When Does Gambling Stop Being “Just for Fun” and Become Problem Gambling?
Many people consider gambling as a form of casual entertainment while others are consumed by every thought of it, so when does gambling stop being “just for fun” and become problem gambling? We’ve all had that moment when we just wanted to pull the arm of a slot machine, play a few hands of blackjack, or even buy the odd lottery ticket. Gambling can be fun in moderation, but when it gets to the point where one becomes obsessed with winning, casual gambling becomes problem gambling.
Gambling stops being fun when it turns from a casual activity to an obsession: consuming every thought where it’s all about winning and less about the experience. Relationships with family and friends become strained and you begin to lose contact with those who matter the most. It becomes a distraction at work because all you’re thinking about is the next game. But most of all, you’re main concern is “chasing the next win” so that you can pay your gambling debts. That is a dangerous, irresponsible approach to something meant purely for entertainment.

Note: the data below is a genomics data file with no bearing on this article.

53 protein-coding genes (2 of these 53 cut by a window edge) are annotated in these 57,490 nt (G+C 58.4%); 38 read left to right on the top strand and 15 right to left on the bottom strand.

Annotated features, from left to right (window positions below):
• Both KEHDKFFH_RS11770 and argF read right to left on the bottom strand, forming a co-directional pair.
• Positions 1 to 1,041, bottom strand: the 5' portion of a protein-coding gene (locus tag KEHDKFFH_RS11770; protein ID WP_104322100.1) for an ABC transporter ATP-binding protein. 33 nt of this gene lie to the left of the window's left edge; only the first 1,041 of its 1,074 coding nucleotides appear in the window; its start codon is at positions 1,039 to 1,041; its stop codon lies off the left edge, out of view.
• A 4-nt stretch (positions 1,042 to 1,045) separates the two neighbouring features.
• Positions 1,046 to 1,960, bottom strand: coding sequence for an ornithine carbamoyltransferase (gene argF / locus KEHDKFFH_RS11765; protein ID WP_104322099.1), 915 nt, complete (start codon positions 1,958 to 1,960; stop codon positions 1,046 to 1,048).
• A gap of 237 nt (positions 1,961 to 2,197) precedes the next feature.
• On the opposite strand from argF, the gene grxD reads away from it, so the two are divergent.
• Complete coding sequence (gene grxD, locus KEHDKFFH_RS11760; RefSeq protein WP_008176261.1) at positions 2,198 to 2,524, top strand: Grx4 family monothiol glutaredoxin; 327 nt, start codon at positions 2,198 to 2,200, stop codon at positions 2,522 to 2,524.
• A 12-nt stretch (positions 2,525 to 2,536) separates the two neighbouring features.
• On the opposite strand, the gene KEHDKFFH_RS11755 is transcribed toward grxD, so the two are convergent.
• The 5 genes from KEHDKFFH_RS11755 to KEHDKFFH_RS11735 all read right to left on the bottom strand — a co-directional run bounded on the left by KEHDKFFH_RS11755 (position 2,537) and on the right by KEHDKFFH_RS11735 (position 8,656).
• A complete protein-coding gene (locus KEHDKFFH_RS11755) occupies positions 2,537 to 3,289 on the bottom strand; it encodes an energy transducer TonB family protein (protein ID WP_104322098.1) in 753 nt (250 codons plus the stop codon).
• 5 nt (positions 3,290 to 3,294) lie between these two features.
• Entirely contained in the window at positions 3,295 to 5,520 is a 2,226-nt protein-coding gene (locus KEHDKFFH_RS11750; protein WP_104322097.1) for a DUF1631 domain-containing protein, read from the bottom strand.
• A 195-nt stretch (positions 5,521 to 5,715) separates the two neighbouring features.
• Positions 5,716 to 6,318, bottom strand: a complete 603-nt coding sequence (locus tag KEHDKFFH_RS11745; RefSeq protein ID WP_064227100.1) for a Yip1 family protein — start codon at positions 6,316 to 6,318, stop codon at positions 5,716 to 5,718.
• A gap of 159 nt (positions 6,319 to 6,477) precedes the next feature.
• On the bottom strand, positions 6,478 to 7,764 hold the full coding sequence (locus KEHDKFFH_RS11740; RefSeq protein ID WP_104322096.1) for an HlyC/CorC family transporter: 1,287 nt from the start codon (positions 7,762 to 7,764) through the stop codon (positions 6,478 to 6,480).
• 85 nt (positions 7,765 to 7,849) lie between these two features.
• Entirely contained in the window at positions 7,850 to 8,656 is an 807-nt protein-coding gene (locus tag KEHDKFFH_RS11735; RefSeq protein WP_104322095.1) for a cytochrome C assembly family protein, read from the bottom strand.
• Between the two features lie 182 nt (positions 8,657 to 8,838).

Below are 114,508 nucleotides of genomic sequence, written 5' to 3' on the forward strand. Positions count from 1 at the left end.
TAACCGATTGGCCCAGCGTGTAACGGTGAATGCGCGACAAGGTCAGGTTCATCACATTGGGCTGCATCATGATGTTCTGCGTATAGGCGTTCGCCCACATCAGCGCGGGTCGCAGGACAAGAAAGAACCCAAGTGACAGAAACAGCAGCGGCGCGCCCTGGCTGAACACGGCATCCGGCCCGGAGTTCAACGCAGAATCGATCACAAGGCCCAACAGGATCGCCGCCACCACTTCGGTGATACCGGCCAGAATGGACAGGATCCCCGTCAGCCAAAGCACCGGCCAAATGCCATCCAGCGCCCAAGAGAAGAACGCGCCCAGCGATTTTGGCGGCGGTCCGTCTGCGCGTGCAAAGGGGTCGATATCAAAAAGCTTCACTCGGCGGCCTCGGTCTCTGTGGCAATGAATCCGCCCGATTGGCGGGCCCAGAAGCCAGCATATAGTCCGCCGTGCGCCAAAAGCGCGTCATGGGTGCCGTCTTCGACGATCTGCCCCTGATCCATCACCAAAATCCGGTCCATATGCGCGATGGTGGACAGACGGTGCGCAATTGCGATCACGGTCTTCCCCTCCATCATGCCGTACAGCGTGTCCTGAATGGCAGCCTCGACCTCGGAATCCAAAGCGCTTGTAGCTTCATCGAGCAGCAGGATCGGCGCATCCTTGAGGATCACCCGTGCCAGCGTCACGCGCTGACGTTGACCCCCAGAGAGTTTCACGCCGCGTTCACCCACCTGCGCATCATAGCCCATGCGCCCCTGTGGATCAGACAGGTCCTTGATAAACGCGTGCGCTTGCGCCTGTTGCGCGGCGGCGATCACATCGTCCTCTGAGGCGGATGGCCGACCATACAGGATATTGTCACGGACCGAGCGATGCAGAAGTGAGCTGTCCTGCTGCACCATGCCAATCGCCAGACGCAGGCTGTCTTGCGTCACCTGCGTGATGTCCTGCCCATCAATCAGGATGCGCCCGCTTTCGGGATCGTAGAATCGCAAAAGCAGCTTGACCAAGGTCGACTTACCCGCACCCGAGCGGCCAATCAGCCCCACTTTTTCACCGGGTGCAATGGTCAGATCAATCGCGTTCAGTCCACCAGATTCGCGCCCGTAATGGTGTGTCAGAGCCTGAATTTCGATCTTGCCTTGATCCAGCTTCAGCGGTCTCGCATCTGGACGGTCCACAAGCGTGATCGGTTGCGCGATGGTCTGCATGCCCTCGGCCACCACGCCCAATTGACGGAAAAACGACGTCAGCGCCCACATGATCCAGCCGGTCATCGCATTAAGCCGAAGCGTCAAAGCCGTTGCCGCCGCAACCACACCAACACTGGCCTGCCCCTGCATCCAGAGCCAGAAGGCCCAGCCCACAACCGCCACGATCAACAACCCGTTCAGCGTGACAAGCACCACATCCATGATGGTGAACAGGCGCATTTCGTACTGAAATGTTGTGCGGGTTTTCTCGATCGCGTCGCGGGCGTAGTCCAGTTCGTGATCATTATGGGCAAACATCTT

Not all doom and gloom befalls those who genuinely enjoy gambling for fun. There are proper ways to approach gambling and make it enjoyable rather than letting it control your life. The best mindset to have is to expect to lose. Casinos are an extremely profitable business and that’s because the house wins more often than you do! Before placing any bets, set limits as to how much you can afford to lose and decide how long you intend to be there. Having this mind set will stop gambling addiction before it even starts.
When gambling stops being fun, seek help from a community resource or counselling program. Dealing with the addiction first makes it easier to overcome financial problems and difficulties that result from overspending to satisfy the problem gambling. Gambling should be like spending money at the movies—you hope to see a good show, but in the end, you’ve been entertained.
The sooner you start dealing with your debt, the sooner you see an improvement in your credit report If you need some help getting started with a plan, or if you’re not sure if your budget is realistic, contact a non-profit credit counsellor for free, confidential help. Typically, the earlier you contact us, the more options you’ll have.